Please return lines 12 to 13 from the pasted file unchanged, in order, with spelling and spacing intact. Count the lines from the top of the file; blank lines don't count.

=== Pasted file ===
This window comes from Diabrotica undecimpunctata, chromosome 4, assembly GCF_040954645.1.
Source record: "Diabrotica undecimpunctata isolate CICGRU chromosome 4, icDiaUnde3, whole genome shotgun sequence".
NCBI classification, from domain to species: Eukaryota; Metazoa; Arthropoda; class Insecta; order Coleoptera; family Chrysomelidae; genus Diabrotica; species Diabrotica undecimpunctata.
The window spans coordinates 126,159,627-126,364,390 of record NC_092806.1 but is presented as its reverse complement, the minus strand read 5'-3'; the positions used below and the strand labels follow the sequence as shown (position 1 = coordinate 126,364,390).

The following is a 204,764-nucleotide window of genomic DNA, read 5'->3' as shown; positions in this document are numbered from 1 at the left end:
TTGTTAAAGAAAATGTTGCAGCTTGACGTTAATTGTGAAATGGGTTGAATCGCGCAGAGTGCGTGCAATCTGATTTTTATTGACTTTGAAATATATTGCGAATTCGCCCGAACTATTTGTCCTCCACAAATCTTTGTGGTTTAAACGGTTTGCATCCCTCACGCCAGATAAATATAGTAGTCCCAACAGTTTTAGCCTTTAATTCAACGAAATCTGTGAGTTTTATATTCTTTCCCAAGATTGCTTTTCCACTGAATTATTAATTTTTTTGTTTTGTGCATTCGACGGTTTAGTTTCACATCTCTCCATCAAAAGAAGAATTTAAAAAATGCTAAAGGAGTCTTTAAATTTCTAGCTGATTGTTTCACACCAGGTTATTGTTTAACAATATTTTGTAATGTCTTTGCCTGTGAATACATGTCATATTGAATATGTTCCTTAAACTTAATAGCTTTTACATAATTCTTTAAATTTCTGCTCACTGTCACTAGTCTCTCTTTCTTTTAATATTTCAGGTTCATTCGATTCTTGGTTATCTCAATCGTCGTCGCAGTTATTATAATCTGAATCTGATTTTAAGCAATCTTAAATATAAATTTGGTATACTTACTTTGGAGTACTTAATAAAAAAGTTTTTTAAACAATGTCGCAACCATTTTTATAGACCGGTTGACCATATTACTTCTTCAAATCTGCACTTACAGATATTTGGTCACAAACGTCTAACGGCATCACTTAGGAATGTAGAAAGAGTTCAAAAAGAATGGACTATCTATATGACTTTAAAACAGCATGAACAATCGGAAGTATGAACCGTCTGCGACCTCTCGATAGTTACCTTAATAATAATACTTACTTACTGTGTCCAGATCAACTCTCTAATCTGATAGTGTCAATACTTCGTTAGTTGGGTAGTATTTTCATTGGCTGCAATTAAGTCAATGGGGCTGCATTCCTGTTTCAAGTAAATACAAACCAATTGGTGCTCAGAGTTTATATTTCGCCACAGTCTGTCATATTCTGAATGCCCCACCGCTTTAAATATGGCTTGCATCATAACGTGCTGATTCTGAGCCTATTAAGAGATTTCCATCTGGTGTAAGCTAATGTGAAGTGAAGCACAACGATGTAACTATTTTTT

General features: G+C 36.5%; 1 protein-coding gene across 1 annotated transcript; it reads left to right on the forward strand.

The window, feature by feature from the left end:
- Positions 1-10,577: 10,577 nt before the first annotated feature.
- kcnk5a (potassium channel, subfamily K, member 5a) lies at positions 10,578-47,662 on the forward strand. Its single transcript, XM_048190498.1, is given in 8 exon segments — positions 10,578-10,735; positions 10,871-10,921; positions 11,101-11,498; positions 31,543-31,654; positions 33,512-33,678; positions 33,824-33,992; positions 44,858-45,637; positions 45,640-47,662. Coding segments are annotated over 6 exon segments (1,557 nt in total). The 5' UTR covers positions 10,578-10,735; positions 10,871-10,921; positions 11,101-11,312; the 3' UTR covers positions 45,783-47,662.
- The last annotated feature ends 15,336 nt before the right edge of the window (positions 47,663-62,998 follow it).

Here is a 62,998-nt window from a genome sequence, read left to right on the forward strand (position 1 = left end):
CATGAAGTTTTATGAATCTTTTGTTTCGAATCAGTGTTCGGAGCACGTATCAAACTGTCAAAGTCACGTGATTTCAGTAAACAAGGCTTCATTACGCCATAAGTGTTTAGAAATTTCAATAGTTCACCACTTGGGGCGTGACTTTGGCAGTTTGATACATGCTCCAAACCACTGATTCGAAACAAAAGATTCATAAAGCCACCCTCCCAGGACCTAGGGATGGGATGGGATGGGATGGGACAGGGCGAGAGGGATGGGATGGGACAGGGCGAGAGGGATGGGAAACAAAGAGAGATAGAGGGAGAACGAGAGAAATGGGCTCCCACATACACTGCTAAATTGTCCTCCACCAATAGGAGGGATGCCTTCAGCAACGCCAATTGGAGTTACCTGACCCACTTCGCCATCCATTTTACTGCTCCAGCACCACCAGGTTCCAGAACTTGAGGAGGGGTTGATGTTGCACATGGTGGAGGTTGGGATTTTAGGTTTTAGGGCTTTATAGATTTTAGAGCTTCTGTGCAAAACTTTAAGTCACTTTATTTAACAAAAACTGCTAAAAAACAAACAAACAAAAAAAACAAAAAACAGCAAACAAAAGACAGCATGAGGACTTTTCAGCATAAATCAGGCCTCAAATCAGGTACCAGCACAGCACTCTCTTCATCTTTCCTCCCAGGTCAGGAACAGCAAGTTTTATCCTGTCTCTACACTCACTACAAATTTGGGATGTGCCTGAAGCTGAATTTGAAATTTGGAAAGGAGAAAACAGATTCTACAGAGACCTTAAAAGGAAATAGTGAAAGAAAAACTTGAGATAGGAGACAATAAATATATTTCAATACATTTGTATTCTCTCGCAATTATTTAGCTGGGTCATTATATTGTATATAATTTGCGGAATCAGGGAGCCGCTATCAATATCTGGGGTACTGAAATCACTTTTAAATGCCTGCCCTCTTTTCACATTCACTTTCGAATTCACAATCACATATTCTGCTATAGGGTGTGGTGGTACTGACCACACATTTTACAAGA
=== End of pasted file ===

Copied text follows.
Here is a 62,998-nt window from a genome sequence, read left to right on the forward strand (position 1 = left end):
CATGAAGTTTTATGAATCTTTTGTTTCGAATCAGTGTTCGGAGCACGTATCAAACTGTCAAAGTCACGTGATTTCAGTAAACAAGGCTTCATTACGCCATAAGTGTTTAGAAATTTCAATAGTTCACCACTTGGGGCGTGACTTTGGCAGTTTGATACATGCTCCAAACCACTGATTCGAAACAAAAGATTCATAAAGCCACCCTCCCAGGACCTAGGGATGGGATGGGATGGGATGGGACAGGGCGAGAGGGATGGGATGGGACAGGGCGAGAGGGATGGGAAACAAAGAGAGATAGAGGGAGAACGAGAGAAATGGGCTCCCACATACACTGCTAAATTGTCCTCCACCAATAGGAGGGATGCCTTCAGCAACGCCAATTGGAGTTACCTGACCCACTTCGCCATCCATTTTACTGCTCCAGCACCACCAGGTTCCAGAACTTGAGGAGGGGTTGATGTTGCACATGGTGGAGGTTGGGATTTTAGGTTTTAGGGCTTTATAGATTTTAGAGCTTCTGTGCAAAACTTTAAGTCACTTTATTTAACAAAAACTGCTAAAAAACAAACAAACAAAAAAAACAAAAAACAGCAAACAAAAGACAGCATGAGGACTTTTCAGCATAAATCAGGCCTCAAATCAGGTACCAGCACAGCACTCTCTTCATCTTTCCTCCCAGGTCAGGAACAGCAAGTTTTATCCTGTCTCTACACTCACTACAAATTTGGGATGTGCCTGAAGCTGAATTTGAAATTTGGAAAGGAGAAAACAGATTCTACAGAGACCTTAAAAGGAAATAGTGAAAGAAAAACTTGAGATAGGAGACAATAAATATATTTCAATACATTTGTATTCTCTCGCAATTATTTAGCTGGGTCATTATATTGTATATAATTTGCGGAATCAGGGAGCCGCTATCAATATCTGGGGTACTGAAATCACTTTTAAATGCCTGCCCTCTTTTCACATTCACTTTCGAATTCACAATCACATATTCTGCTATAGGGTGTGGTGGTACTGACCACACATTTTACAAGA